The kids and I went canvassing today.
We knocked on doors, distributed leaflets, and encouraged folks to vote early to avoid long lines at the polls. We answered questions about absentee ballots and listened to people’s excitement and concern about the upcoming election. Folks kept their comments appropriate, self-policing, I suppose, since children were present.
Most peeked through their curtains or hesitated before answering. I understood. I seldom open the door to strangers anymore. A midday knock can only mean someone is selling something – insurance policies, security systems, a subscription to a magazine. Sales pitches are so annoyingly awkward. How long do I have to listen to this person before I can politely decline? It is easier to pretend not to be home. In a way, I guess we were selling something – democracy, freedom of speech, America. But maybe because it was a sunny day, or because they saw my kids crunching leaf piles and petting kitty cats, most people came to the door.
I have never participated in a Get Out the Vote Campaign before. I have never been a very political person. But my 11-year-old hopped off the bus a few weeks ago angry about the one-sided opinions tumbling from the mouths of middle school boys.
“What do you want to do about it?” I asked her.
“I think I want a yard sign,” she replied.
I have written about kids and politics. In the past, I believed it was important to keep my vote a secret from my daughter, at least until she was old enough to talk about issues, and not just personalities. I still believe this is true. I think it is both risky and reckless when we indoctrinate our children with our beliefs before they are old enough to really understand and develop their own. Which is why we are canvassing twice this year: once for a Democrat and once for a Republican.
I want my kids to see the common ground, which is, let’s face it, where most of us work, live, and eat. I am supporting the Democrat because of her intelligence, her public service record, and her position on early childhood education. I am supporting the Republican because of his courage, his military record, and his plan for reforming foster care. Especially now, in the most vitriolic and divisive presidential campaign that I have ever seen, I think it is essential to remember my job as a parent—to teach my kids love, to remind them that goodness is everywhere, and that we can learn from anyone, even from those with whom we might disagree.
A few weeks ago, I heard a speech by Seth Moulton, a congressman from Massachusetts. I am not from New England. I do not live in his district. But his words stuck with me. “You should want your representatives in Washington to work for you. You should want us to get things done.” To do that, he insisted, they had to speak to folks on both sides of the aisle. They needed to talk to people with whom they disagreed and seek compromise. The most effective bills, after all, are those with bipartisan support.
The need to talk to people with whom we disagree. . . . I confess I have felt afraid this election season. Two days after my daughter placed her first and only political sign in our front yard, it was stolen. It disappeared from a patch of grass near our front door where she had pressed it into the dirt so proudly.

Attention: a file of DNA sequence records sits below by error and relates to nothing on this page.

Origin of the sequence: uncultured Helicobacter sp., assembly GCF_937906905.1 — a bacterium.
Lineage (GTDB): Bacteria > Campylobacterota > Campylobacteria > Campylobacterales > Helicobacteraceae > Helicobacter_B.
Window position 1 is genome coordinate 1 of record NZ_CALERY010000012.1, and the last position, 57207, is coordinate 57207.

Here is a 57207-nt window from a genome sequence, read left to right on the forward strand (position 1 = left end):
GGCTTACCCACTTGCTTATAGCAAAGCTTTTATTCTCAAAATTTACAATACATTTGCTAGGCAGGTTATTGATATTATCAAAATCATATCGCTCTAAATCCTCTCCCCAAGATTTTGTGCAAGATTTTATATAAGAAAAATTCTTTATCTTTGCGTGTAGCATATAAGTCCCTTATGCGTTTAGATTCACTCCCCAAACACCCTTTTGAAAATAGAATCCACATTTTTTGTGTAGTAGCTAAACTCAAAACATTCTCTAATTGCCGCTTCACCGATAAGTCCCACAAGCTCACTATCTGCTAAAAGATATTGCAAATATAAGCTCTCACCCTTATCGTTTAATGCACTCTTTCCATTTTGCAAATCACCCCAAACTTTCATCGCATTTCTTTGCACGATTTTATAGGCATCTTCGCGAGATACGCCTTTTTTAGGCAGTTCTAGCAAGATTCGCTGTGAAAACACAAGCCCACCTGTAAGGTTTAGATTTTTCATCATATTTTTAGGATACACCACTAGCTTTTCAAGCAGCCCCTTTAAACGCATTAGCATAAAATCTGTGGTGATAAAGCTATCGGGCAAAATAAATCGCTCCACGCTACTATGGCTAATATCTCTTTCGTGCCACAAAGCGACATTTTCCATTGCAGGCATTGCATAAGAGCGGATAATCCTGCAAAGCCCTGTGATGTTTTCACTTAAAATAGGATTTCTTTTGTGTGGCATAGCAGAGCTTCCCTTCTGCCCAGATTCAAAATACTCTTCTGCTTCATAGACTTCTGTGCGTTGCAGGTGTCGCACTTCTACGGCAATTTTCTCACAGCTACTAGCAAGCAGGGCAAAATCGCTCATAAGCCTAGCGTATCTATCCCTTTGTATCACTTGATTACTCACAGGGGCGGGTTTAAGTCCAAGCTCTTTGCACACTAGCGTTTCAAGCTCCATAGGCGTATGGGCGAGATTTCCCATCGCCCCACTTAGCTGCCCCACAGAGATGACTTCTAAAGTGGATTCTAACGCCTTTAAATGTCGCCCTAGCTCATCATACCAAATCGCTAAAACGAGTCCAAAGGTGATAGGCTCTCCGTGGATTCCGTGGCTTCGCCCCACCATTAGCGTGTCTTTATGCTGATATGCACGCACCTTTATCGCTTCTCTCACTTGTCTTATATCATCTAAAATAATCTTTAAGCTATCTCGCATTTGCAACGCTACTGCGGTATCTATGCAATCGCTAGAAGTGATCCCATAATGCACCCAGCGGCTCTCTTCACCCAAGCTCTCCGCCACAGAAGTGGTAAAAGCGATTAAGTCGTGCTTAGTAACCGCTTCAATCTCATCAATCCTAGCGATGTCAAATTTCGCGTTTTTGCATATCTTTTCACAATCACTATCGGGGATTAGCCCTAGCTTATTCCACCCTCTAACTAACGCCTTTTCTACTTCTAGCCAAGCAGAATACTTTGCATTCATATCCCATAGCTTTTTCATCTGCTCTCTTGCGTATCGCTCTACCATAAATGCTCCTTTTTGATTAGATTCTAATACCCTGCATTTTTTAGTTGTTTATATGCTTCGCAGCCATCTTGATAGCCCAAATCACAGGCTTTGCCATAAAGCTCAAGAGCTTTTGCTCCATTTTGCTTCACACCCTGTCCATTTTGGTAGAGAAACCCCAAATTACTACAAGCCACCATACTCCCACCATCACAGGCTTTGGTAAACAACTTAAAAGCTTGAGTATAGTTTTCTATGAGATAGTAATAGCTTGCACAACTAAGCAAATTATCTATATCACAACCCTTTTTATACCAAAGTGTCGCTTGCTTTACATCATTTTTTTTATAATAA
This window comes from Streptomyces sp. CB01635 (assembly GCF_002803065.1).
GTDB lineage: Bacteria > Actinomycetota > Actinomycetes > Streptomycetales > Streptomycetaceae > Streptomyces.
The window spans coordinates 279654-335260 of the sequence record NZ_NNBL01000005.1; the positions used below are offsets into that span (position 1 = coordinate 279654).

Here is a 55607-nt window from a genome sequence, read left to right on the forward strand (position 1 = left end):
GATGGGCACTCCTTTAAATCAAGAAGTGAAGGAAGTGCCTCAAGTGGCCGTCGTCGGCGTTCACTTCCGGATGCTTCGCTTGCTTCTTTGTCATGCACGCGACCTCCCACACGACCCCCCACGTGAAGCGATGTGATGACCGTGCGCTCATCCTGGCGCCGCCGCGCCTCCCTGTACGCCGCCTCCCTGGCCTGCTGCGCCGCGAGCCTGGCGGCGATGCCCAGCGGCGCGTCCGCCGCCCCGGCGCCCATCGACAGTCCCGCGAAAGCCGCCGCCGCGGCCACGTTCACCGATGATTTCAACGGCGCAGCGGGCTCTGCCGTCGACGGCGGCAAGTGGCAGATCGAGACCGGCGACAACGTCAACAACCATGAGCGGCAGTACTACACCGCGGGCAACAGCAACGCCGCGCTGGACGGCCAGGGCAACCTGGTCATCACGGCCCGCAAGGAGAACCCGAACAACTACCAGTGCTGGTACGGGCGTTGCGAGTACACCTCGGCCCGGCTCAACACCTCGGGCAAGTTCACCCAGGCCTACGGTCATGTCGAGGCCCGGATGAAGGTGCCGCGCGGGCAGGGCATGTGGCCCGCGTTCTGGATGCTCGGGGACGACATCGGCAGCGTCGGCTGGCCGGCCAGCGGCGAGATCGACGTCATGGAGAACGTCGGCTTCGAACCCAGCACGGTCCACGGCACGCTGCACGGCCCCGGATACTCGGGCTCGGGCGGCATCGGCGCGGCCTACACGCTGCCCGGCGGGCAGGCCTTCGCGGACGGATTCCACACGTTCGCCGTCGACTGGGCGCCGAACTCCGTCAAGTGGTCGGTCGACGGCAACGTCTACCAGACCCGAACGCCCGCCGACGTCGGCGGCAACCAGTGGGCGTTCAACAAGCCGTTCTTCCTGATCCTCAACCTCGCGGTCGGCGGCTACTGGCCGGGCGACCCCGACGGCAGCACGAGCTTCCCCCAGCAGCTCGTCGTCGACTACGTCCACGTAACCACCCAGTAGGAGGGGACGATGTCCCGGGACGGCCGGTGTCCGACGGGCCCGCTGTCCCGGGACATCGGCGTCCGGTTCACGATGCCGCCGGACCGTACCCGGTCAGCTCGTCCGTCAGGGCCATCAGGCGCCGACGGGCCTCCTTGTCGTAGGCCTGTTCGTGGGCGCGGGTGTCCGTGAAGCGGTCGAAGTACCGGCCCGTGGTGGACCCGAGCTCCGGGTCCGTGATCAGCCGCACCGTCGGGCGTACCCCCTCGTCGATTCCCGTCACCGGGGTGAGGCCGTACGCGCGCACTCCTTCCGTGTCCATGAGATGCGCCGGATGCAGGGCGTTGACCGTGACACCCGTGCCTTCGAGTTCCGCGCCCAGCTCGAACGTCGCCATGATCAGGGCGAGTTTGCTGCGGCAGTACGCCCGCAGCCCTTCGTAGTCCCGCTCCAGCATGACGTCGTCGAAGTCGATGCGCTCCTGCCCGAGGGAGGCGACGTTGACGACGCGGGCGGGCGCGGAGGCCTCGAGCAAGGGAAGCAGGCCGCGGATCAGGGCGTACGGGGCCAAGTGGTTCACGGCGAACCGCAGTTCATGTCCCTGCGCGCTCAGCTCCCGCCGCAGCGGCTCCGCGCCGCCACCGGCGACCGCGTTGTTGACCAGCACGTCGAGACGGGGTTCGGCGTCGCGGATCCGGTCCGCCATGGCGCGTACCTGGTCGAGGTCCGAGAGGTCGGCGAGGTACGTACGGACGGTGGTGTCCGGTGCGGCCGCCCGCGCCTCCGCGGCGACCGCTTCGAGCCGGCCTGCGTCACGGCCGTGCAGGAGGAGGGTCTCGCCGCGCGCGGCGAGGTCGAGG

“Who do you think took it?” she asked.
And I could see her mentally scanning the neighborhood. Was it that mouthy kid on the bus? His older brother? That lady down the street who plays her music too loud when she drives by? I did not like the way the theft made her distrustful of our neighbors. More importantly, I did not like the way this election season had emboldened someone to steal. When did freedom of speech become abhorrent, rather than the one idea upon which all of us can agree?
Election 2016 seems to have done this: made enemies out of neighbors. We are willing to hurt people to get our point across. We think that if we just shout a little louder, the argument will resolve in our favor. But it seems pretty clear that such tactics have merely ensured opposition, ire, and stalemate from representatives who ought to be working for us.
You and I will disagree on some things. That’s a statistical likelihood. I hesitate to put myself in a box, but I tend to be fiscally conservative and socially liberal. No matter who I vote for, he/she will not represent all of my viewpoints. Nor do I expect her to. I learn the issues, listen to the candidates talk, and punch the name on the ballot that seems to jive best with my vision. That’s what voting means. And then I expect that person to do battle for me, to argue and compromise, and ultimately, get things done. If that doesn’t happen, I vote for somebody new next time.
After all, we are in charge of our lawmakers, and not the other way round. If you don’t believe me, grab a handful of flyers with the hours of your local polling place. Take your kids. Bring the dog. And go knock on the doors of your neighbors. Chat about potholes or petunias, or whether the city is doing a good job picking up autumn leaves. Talk to folks with whom you disagree. Our politicians might want us to build walls, but we know – we have always known – that bridges are the future.
A version of this essay also appeared on the Huffington Post.